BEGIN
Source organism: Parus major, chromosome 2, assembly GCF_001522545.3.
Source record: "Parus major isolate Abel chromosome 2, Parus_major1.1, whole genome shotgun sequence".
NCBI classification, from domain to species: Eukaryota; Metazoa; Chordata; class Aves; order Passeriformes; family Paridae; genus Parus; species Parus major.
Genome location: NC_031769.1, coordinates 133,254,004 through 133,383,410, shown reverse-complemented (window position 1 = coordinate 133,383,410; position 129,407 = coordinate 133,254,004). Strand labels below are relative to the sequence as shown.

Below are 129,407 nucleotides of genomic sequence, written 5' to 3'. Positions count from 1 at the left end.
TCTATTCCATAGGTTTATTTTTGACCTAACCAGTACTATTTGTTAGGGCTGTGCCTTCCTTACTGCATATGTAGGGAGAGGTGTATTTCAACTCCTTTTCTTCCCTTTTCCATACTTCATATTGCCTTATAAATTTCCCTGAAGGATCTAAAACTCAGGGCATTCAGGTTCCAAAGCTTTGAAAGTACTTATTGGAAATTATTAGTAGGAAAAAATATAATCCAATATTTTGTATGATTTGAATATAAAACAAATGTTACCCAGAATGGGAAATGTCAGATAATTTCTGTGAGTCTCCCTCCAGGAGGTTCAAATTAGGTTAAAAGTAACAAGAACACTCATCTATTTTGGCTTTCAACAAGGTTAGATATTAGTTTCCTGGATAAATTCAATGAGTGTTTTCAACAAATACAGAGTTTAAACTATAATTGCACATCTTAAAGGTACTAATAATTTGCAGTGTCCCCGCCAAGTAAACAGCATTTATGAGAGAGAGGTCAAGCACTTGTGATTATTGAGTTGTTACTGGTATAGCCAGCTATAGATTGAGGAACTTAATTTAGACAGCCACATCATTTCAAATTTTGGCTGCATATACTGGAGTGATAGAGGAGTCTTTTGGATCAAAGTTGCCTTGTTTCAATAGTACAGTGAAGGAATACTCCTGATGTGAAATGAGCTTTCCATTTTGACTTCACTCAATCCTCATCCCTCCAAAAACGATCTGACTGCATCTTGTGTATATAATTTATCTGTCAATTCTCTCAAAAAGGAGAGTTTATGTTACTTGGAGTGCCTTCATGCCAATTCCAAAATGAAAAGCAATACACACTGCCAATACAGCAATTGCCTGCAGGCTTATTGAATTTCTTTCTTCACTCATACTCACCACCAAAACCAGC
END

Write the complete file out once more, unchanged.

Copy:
Source organism: Parus major, chromosome 2, assembly GCF_001522545.3.
Source record: "Parus major isolate Abel chromosome 2, Parus_major1.1, whole genome shotgun sequence".
NCBI classification, from domain to species: Eukaryota; Metazoa; Chordata; class Aves; order Passeriformes; family Paridae; genus Parus; species Parus major.
Genome location: NC_031769.1, coordinates 133,254,004 through 133,383,410, shown reverse-complemented (window position 1 = coordinate 133,383,410; position 129,407 = coordinate 133,254,004). Strand labels below are relative to the sequence as shown.

Below are 129,407 nucleotides of genomic sequence, written 5' to 3'. Positions count from 1 at the left end.
TCTATTCCATAGGTTTATTTTTGACCTAACCAGTACTATTTGTTAGGGCTGTGCCTTCCTTACTGCATATGTAGGGAGAGGTGTATTTCAACTCCTTTTCTTCCCTTTTCCATACTTCATATTGCCTTATAAATTTCCCTGAAGGATCTAAAACTCAGGGCATTCAGGTTCCAAAGCTTTGAAAGTACTTATTGGAAATTATTAGTAGGAAAAAATATAATCCAATATTTTGTATGATTTGAATATAAAACAAATGTTACCCAGAATGGGAAATGTCAGATAATTTCTGTGAGTCTCCCTCCAGGAGGTTCAAATTAGGTTAAAAGTAACAAGAACACTCATCTATTTTGGCTTTCAACAAGGTTAGATATTAGTTTCCTGGATAAATTCAATGAGTGTTTTCAACAAATACAGAGTTTAAACTATAATTGCACATCTTAAAGGTACTAATAATTTGCAGTGTCCCCGCCAAGTAAACAGCATTTATGAGAGAGAGGTCAAGCACTTGTGATTATTGAGTTGTTACTGGTATAGCCAGCTATAGATTGAGGAACTTAATTTAGACAGCCACATCATTTCAAATTTTGGCTGCATATACTGGAGTGATAGAGGAGTCTTTTGGATCAAAGTTGCCTTGTTTCAATAGTACAGTGAAGGAATACTCCTGATGTGAAATGAGCTTTCCATTTTGACTTCACTCAATCCTCATCCCTCCAAAAACGATCTGACTGCATCTTGTGTATATAATTTATCTGTCAATTCTCTCAAAAAGGAGAGTTTATGTTACTTGGAGTGCCTTCATGCCAATTCCAAAATGAAAAGCAATACACACTGCCAATACAGCAATTGCCTGCAGGCTTATTGAATTTCTTTCTTCACTCATACTCACCACCAAAACCAGC